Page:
widget whose state is currently "connected" or who is disconnected and has
already been alerted.

Just considering these two implementations, the custom processor + state
store can be much more compact, since it only needs to store alert
candidates, whereas the windowed computation needs to store the candidates
for each active window (for tumbling windows, this is still just one, but
for sliding windows, it's 5 minutes * 30 seconds = 10 windows).
Also, the custom processor lets you send the alert just once for each
widget that stays disconnected longer than 5m, so this is sounding better
to me.

I hope this helps!

On Thu, Sep 6, 2018 at 11:00 AM Tim Ward <tim.ward@origamienergy.com> wrote:

> Hi, looking for some beginner's help with architectural choices.
> Scenario 1:
> A stream of messages arrives on a Kafka topic. Each has the key being a
> widget ID, and the value being an indication of whether the widget is
> connected or disconnected. For each widget a message arrives every 30
> seconds with the current connected state.
> Requirement: emit a message when a widget has been reported as
> disconnected for at least five minutes.
> Constraints: there can be large numbers of widgets, so horizontal
> scalability is required. The solution must be robust against the
> application, or instances of it, crashing, so persistence or regeneration
> of any local/internal state is required, and committing the input messages
> has to be got right so that they're reprocessed on a restart if and as
> necessary.
> Observation: without the constraints we'd just read each message, keep an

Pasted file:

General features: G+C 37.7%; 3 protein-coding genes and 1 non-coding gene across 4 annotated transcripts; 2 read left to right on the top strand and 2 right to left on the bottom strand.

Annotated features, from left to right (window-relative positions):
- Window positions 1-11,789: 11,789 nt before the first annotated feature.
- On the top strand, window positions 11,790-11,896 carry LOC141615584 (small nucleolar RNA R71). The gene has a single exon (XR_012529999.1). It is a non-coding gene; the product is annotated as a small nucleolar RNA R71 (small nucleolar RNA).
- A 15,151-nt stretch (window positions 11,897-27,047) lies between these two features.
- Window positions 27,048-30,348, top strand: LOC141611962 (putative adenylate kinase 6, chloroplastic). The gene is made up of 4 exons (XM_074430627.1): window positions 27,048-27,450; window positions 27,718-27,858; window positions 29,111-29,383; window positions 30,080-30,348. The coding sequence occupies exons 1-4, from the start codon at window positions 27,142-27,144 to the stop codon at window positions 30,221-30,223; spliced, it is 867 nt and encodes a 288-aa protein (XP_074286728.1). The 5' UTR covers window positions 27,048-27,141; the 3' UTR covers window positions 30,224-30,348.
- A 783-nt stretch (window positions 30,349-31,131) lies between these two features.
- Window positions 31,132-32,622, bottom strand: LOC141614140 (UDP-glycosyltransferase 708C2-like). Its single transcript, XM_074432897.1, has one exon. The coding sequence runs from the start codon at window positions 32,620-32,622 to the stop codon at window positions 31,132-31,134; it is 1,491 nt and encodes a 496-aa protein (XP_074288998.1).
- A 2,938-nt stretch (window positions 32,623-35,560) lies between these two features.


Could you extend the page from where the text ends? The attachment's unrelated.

> in-memory list of disconnected widgets with the timestamp at which they
> went disconnected, then when another "disconnected" status comes in emit
> the output message if this widget has now been disconnected for more than
> five minutes.
> It looks like there's stuff in Kafka Streams that can help here, but I
> can't see quite where to start?
> Scenario 2:
> A stream of messages arrives on a Kafka topic. Each has the key being a
> widget ID, and the value being an indication of whether the widget is
> connected or disconnected. For each widget a message arrives only when the
> connected state changes.
> Requirement and constraints: as above
> Observation: without the constraints we'd just read each message, keep an
> in-memory list of widgets whose most recent message indicated a
> disconnection, and for each of these start a five minute timer, and if the
> timer went off before a "reconnected" message was received emit the output
> message.
> I'm less clear that there's anything out of the box in Kafka Streams that
> can do this sort of timeout of non-existent messages? - but I don't
> understand from the documentation how the various windowing features work.
> Note: the numbers are for the sake of illustration. I can imagine
> different solutions being appropriate depending on whether (a) the timeout
> (five minutes as quoted) is, whilst configurable, guaranteed to be the same
> for every widget, or (b) there is a requirement to configure the timeout
> separately for each widget.
> (Solutions involving updating a database table and then polling it on a
> cron job are really the sort of thing we're trying to get away from here.)
> Tim Ward